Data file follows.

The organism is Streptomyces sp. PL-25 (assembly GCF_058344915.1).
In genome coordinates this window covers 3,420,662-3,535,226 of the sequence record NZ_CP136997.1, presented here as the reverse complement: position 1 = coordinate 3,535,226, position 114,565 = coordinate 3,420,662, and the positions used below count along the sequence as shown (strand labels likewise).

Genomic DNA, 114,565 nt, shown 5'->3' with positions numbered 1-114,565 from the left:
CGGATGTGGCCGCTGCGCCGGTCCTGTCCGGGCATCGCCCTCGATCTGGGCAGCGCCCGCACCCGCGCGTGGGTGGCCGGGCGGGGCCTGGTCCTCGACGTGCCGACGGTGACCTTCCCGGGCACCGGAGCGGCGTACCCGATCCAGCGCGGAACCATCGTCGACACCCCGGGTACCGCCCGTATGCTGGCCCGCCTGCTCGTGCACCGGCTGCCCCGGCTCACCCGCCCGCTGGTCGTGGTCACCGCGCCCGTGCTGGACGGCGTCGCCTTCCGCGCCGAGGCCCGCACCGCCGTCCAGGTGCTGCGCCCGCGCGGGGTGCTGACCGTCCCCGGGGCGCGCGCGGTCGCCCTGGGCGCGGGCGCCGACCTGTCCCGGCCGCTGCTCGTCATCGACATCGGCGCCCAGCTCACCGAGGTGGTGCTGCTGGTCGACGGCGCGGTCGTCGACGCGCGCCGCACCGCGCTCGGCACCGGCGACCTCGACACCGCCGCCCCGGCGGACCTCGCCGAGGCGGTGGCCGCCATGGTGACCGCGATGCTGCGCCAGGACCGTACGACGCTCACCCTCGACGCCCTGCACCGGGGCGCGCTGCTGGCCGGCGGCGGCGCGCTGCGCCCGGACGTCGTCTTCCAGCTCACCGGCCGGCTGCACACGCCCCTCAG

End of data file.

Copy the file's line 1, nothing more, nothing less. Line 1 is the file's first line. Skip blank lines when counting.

The organism is Streptomyces sp. PL-25 (assembly GCF_058344915.1).